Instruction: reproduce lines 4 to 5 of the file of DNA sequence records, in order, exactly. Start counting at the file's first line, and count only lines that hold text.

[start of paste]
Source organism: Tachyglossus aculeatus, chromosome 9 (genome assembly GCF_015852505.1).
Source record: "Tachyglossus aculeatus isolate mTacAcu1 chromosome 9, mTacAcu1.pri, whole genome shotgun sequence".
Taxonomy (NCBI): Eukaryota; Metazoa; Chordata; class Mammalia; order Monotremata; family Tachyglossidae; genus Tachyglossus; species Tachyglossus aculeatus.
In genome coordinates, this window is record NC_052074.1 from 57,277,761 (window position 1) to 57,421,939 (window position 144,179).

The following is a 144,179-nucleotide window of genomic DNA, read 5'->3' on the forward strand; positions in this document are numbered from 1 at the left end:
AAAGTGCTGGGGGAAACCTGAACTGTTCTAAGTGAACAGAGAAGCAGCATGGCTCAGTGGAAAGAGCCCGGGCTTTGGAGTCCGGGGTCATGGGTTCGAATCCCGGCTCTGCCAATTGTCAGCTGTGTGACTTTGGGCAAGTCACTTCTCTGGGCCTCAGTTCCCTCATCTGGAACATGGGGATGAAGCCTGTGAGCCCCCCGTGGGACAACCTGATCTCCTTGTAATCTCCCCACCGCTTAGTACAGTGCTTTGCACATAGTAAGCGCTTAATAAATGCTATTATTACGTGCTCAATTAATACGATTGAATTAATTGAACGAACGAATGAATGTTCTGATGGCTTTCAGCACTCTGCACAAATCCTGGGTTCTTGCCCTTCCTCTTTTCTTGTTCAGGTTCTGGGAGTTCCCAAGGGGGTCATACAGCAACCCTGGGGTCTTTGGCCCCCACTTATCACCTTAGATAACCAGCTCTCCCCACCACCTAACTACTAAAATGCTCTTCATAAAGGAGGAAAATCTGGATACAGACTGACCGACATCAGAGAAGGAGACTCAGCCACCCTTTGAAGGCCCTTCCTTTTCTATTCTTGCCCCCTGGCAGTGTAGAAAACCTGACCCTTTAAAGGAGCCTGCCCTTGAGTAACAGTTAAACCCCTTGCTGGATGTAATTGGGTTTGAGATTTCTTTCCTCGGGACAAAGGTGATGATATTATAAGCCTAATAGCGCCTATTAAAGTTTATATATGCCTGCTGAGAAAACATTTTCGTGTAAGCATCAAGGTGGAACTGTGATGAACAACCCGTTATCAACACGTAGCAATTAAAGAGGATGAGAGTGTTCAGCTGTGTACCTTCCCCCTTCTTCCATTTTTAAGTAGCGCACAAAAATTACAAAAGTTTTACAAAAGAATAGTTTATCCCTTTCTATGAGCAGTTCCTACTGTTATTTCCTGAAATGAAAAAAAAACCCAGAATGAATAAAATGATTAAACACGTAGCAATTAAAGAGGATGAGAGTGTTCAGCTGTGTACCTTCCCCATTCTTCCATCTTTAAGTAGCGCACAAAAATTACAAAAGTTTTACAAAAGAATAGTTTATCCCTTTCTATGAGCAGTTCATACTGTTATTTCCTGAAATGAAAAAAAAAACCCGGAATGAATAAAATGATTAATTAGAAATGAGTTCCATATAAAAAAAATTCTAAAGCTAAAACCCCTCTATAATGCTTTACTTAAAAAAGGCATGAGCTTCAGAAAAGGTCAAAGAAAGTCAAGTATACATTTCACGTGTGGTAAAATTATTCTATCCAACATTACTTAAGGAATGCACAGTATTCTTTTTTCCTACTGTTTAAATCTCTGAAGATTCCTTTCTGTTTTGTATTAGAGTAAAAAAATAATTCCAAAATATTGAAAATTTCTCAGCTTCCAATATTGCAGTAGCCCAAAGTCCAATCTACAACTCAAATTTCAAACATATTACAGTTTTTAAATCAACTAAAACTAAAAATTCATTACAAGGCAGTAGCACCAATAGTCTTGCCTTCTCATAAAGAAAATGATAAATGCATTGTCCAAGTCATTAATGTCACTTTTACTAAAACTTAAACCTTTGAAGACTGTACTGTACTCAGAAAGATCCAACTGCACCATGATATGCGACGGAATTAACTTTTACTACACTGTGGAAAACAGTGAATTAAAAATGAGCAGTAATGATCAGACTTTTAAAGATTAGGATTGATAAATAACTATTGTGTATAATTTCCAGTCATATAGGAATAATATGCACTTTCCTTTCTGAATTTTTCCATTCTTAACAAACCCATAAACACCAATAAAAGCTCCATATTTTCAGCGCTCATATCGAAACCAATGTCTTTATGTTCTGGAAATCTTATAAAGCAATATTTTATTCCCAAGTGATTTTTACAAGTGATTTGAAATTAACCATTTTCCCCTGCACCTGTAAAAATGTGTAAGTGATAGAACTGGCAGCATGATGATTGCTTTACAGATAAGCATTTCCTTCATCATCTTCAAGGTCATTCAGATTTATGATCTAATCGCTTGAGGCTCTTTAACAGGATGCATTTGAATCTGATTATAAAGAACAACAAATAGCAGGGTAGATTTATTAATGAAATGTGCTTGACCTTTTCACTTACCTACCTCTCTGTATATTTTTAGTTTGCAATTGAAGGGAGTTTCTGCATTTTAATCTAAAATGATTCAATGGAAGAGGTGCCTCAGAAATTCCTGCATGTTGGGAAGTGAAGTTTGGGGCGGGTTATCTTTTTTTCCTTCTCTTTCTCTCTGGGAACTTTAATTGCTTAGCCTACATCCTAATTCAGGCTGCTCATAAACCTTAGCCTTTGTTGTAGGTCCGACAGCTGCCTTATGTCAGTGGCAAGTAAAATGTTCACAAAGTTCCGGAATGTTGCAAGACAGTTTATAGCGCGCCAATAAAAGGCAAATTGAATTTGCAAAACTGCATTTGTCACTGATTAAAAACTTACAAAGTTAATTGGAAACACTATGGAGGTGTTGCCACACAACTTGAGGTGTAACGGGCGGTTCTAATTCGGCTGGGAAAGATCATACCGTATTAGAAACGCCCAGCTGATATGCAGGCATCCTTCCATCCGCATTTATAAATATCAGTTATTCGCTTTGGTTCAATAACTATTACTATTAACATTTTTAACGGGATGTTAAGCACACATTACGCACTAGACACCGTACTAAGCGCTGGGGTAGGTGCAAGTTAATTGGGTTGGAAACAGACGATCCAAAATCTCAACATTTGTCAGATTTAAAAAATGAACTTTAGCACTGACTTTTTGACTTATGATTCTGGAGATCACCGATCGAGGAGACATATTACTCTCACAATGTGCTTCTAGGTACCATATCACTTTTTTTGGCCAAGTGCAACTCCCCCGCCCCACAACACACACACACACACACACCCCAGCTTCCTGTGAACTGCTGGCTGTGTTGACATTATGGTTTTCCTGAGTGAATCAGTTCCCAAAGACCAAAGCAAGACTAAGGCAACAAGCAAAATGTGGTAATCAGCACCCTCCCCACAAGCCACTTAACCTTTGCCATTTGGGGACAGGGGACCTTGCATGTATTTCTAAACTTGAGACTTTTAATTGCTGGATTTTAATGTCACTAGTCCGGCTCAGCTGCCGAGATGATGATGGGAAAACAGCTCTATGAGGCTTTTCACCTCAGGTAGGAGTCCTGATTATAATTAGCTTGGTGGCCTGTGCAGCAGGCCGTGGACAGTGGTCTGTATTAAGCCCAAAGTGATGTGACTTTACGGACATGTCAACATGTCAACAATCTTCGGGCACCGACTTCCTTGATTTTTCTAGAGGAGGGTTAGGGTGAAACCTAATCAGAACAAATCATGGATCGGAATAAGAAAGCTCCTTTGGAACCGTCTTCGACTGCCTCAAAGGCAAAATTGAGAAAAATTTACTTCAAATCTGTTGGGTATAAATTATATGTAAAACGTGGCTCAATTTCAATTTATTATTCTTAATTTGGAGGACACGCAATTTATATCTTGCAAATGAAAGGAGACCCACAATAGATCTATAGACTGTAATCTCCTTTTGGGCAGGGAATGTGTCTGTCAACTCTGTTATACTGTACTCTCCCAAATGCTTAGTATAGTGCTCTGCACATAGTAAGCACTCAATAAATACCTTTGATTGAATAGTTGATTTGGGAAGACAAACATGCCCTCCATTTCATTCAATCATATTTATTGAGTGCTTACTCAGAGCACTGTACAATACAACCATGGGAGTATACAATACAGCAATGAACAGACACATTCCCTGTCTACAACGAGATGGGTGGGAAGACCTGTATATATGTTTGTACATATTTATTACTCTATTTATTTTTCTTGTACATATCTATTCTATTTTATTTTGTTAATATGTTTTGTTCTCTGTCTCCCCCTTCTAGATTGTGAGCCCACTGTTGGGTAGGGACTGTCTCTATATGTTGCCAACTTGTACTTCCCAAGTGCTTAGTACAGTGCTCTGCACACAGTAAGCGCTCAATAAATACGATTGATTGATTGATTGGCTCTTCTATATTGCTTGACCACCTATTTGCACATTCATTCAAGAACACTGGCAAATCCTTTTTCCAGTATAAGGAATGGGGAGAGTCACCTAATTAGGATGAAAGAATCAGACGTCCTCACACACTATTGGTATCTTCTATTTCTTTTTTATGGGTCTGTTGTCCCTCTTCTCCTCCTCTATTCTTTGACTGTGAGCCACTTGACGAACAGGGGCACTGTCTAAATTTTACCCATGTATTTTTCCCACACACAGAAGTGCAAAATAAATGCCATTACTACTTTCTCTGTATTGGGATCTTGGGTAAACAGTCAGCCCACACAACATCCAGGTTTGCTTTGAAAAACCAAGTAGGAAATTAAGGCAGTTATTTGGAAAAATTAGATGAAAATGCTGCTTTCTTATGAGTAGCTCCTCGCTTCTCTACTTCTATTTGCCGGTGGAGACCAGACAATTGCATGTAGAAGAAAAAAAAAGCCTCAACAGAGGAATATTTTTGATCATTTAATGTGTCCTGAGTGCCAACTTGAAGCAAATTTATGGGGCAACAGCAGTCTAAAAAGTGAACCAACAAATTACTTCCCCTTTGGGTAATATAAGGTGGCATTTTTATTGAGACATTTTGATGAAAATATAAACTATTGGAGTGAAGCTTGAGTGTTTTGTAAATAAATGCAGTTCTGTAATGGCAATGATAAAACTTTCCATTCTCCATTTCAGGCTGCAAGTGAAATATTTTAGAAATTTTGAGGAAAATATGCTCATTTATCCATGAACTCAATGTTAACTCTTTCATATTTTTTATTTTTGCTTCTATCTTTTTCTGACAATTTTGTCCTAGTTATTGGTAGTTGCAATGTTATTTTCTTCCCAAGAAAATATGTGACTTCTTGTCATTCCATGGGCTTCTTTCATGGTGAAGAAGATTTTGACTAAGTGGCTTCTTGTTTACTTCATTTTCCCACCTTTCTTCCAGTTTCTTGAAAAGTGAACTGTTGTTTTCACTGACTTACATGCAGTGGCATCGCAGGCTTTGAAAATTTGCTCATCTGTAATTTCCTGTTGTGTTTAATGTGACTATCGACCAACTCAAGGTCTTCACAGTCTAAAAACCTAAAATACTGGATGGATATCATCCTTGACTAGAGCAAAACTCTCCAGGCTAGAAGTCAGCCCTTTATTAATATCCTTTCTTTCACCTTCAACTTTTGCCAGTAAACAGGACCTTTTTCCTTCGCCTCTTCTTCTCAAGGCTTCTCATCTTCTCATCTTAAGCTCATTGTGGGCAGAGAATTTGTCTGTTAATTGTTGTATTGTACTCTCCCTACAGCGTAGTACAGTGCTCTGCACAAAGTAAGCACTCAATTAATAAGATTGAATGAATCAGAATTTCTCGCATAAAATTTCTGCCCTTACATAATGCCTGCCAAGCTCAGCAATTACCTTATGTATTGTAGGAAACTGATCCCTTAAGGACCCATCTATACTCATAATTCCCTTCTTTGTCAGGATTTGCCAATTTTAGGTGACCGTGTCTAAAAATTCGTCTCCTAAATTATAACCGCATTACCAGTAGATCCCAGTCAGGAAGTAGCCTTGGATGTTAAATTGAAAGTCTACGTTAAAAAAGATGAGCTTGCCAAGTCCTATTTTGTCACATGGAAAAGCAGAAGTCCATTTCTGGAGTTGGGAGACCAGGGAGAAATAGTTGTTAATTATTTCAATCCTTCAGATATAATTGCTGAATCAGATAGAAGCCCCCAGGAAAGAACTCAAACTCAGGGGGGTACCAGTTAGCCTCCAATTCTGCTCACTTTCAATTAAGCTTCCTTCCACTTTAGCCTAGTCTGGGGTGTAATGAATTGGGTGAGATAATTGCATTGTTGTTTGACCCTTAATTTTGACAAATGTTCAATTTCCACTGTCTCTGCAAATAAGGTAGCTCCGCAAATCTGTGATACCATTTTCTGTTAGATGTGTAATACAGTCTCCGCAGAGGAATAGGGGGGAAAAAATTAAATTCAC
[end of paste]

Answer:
In genome coordinates, this window is record NC_052074.1 from 57,277,761 (window position 1) to 57,421,939 (window position 144,179).

The following is a 144,179-nucleotide window of genomic DNA, read 5'->3' on the forward strand; positions in this document are numbered from 1 at the left end: